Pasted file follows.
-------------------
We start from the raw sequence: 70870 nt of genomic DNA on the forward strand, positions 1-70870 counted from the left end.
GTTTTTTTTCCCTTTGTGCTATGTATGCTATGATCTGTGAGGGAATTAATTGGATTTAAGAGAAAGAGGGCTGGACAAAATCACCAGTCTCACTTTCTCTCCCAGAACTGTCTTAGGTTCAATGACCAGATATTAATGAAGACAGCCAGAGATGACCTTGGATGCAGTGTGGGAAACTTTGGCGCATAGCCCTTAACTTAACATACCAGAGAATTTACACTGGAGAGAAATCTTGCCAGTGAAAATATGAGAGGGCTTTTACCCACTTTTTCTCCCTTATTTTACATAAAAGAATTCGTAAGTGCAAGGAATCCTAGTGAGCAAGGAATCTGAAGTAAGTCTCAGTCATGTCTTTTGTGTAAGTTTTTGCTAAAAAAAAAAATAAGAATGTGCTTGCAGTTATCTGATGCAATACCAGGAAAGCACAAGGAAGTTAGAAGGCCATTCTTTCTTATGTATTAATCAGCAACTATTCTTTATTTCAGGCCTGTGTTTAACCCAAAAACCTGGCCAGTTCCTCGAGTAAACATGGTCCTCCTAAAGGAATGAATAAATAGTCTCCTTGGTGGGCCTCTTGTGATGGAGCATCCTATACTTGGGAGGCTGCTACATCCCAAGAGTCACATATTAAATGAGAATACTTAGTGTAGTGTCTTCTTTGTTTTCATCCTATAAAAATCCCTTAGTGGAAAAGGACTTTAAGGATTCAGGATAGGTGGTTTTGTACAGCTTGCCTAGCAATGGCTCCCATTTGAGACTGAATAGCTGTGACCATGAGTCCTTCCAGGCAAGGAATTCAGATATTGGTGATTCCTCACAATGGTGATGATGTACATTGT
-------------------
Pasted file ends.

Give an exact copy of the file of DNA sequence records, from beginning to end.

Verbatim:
We start from the raw sequence: 70870 nt of genomic DNA on the forward strand, positions 1-70870 counted from the left end.
GTTTTTTTTCCCTTTGTGCTATGTATGCTATGATCTGTGAGGGAATTAATTGGATTTAAGAGAAAGAGGGCTGGACAAAATCACCAGTCTCACTTTCTCTCCCAGAACTGTCTTAGGTTCAATGACCAGATATTAATGAAGACAGCCAGAGATGACCTTGGATGCAGTGTGGGAAACTTTGGCGCATAGCCCTTAACTTAACATACCAGAGAATTTACACTGGAGAGAAATCTTGCCAGTGAAAATATGAGAGGGCTTTTACCCACTTTTTCTCCCTTATTTTACATAAAAGAATTCGTAAGTGCAAGGAATCCTAGTGAGCAAGGAATCTGAAGTAAGTCTCAGTCATGTCTTTTGTGTAAGTTTTTGCTAAAAAAAAAAATAAGAATGTGCTTGCAGTTATCTGATGCAATACCAGGAAAGCACAAGGAAGTTAGAAGGCCATTCTTTCTTATGTATTAATCAGCAACTATTCTTTATTTCAGGCCTGTGTTTAACCCAAAAACCTGGCCAGTTCCTCGAGTAAACATGGTCCTCCTAAAGGAATGAATAAATAGTCTCCTTGGTGGGCCTCTTGTGATGGAGCATCCTATACTTGGGAGGCTGCTACATCCCAAGAGTCACATATTAAATGAGAATACTTAGTGTAGTGTCTTCTTTGTTTTCATCCTATAAAAATCCCTTAGTGGAAAAGGACTTTAAGGATTCAGGATAGGTGGTTTTGTACAGCTTGCCTAGCAATGGCTCCCATTTGAGACTGAATAGCTGTGACCATGAGTCCTTCCAGGCAAGGAATTCAGATATTGGTGATTCCTCACAATGGTGATGATGTACATTGT